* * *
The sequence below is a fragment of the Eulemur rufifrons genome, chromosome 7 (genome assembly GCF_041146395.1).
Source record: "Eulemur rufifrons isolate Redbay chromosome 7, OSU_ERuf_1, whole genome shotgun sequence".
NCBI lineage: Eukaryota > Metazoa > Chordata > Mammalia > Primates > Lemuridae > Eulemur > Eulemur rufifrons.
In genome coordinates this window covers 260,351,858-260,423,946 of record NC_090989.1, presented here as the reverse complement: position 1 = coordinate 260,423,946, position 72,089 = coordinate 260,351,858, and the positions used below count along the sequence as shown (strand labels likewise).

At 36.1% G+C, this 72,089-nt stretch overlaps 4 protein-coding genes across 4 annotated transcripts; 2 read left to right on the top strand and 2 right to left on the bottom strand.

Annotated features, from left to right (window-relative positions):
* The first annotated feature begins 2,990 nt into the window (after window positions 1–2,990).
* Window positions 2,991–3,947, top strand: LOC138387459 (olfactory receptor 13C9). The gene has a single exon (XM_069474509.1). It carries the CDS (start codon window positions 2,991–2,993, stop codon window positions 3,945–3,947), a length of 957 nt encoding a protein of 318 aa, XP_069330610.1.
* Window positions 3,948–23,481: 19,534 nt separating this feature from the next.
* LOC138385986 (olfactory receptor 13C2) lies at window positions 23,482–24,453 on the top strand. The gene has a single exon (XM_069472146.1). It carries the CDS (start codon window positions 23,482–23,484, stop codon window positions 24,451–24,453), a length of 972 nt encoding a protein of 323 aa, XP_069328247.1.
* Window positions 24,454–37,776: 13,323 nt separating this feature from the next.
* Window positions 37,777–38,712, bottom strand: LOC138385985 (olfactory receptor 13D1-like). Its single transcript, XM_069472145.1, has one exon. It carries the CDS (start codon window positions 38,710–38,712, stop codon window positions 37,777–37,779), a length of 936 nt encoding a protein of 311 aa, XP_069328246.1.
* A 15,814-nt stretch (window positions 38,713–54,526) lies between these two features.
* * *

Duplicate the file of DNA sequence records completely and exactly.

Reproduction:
The sequence below is a fragment of the Eulemur rufifrons genome, chromosome 7 (genome assembly GCF_041146395.1).
Source record: "Eulemur rufifrons isolate Redbay chromosome 7, OSU_ERuf_1, whole genome shotgun sequence".
NCBI lineage: Eukaryota > Metazoa > Chordata > Mammalia > Primates > Lemuridae > Eulemur > Eulemur rufifrons.
In genome coordinates this window covers 260,351,858-260,423,946 of record NC_090989.1, presented here as the reverse complement: position 1 = coordinate 260,423,946, position 72,089 = coordinate 260,351,858, and the positions used below count along the sequence as shown (strand labels likewise).

At 36.1% G+C, this 72,089-nt stretch overlaps 4 protein-coding genes across 4 annotated transcripts; 2 read left to right on the top strand and 2 right to left on the bottom strand.

Annotated features, from left to right (window-relative positions):
* The first annotated feature begins 2,990 nt into the window (after window positions 1–2,990).
* Window positions 2,991–3,947, top strand: LOC138387459 (olfactory receptor 13C9). The gene has a single exon (XM_069474509.1). It carries the CDS (start codon window positions 2,991–2,993, stop codon window positions 3,945–3,947), a length of 957 nt encoding a protein of 318 aa, XP_069330610.1.
* Window positions 3,948–23,481: 19,534 nt separating this feature from the next.
* LOC138385986 (olfactory receptor 13C2) lies at window positions 23,482–24,453 on the top strand. The gene has a single exon (XM_069472146.1). It carries the CDS (start codon window positions 23,482–23,484, stop codon window positions 24,451–24,453), a length of 972 nt encoding a protein of 323 aa, XP_069328247.1.
* Window positions 24,454–37,776: 13,323 nt separating this feature from the next.
* Window positions 37,777–38,712, bottom strand: LOC138385985 (olfactory receptor 13D1-like). Its single transcript, XM_069472145.1, has one exon. It carries the CDS (start codon window positions 38,710–38,712, stop codon window positions 37,777–37,779), a length of 936 nt encoding a protein of 311 aa, XP_069328246.1.
* A 15,814-nt stretch (window positions 38,713–54,526) lies between these two features.